Allen & Unwin, 2002
Kathleen’s life is without purpose. Her Mother, who never wanted her, has recently married and, as well as a step-father, she now has a little ‘sister’, Sally. To top it off she has just started at private girls school, where she is mostly alone and unliked.
When the serpent comes to beckon her with promises of happiness, she is lured by his talk of death. Suicide, she thinks, will put an end to all this. But another animal comes too – a nightingale which she will hear sing if only she can be patient.Kathleen will have to choose -the comfort of death with the serpent, or the comfort of life with the nightingale.Neither offers a quick path to happiness.
Listen for the Nightingale is a gentle young adult novel which looks at the issue of suicide as well as those of family, friednship and child abuse, among others. Whilst being challenging and thought provoking it is not a dark or depressing story. What is offer is an insight into the thoughts and life of one teenager with problems which lead her to consider suicide.
Listen for the Nightingale, with its ultimate message of hope, is a novel which would be well suited to classroom study, but is equally valuable for personal reading.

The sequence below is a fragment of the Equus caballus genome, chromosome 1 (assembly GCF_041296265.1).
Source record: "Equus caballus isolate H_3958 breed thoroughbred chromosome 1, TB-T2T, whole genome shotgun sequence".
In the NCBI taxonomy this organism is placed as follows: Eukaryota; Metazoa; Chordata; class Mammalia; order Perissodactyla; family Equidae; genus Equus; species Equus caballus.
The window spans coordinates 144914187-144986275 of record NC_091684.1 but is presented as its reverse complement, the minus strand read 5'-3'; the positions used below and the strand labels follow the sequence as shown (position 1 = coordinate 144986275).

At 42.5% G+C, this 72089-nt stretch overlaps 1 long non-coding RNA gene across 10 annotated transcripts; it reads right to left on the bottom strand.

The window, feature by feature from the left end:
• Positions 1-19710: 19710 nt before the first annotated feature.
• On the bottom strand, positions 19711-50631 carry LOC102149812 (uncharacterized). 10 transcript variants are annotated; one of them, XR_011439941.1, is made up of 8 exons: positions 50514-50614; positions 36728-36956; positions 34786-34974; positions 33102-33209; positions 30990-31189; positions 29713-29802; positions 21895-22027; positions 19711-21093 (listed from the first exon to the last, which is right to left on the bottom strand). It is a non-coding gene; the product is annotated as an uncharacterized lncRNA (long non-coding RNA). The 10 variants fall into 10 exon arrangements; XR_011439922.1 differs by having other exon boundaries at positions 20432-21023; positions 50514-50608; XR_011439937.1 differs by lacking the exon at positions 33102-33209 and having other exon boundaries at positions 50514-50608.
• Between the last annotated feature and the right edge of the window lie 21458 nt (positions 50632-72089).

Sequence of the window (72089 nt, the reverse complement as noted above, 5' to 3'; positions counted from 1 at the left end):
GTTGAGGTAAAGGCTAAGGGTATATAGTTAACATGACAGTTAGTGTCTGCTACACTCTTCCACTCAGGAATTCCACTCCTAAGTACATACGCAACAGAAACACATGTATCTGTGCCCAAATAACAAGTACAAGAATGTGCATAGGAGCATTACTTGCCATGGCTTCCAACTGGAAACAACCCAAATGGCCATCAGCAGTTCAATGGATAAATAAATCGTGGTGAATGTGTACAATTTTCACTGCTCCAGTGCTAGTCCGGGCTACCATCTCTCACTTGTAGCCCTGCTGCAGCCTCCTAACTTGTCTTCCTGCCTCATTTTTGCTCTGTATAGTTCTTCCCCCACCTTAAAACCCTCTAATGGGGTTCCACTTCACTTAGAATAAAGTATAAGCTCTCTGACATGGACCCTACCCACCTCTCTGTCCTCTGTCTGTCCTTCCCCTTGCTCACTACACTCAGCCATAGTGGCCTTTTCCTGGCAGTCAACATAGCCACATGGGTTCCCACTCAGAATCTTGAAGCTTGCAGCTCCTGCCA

Zenda Vecchio is a South Australian author. Listen for the Nightingale is her first published novel.
Listen for the Nightingale, by Zenda Vecchio
Greater Glider Productions, 2002
When Professor Springer, one of England’s leading philosophers, is assasinated on the steps of the London University where he works, DCI David Brock is called into investigate. His usual partner, Kathy Kolla is on leave.
Springer has been outspoken in his views against fundamentalism, and suspicion is cast on London’s Arab communities. When Kolla is drawn into the investigation, it becomes more complex. Is the murder as straightforward as it seems, or could it relate to the deep divisions between different factions in the university?
Brock and Kolla must solve the mystery before further violence gets out of hand.
Babel is crime fiction as it should be written – danger and intrigue combine with characters of substance and just the right level of surprise.
Barry Maitland was born and raised in Britain. He came to Australia to teach Architecture at the University of Newcastle, but has since retired to work full time on his writing. This can only be a good thing for the lover of quality crime fiction.
Babel, by Barry Maitland
Allen & Unwin, 2002.
Joey Hopalong swears he is big enough to hop alone Wallaby Grove. His mother believes he is big enough. She kisses him goodbye and says she will see him when he gets there. But none of the animals Joey meets along the way believe that he is big enough to do it by himself.
First he is joined by Platypus, then by Wombat and Possum. All are sure he needs their help. It is only when they meet Kookaburra that Kookaburra proves to the other animals, and to Joey, that Joey is indeed big enough to hop alone.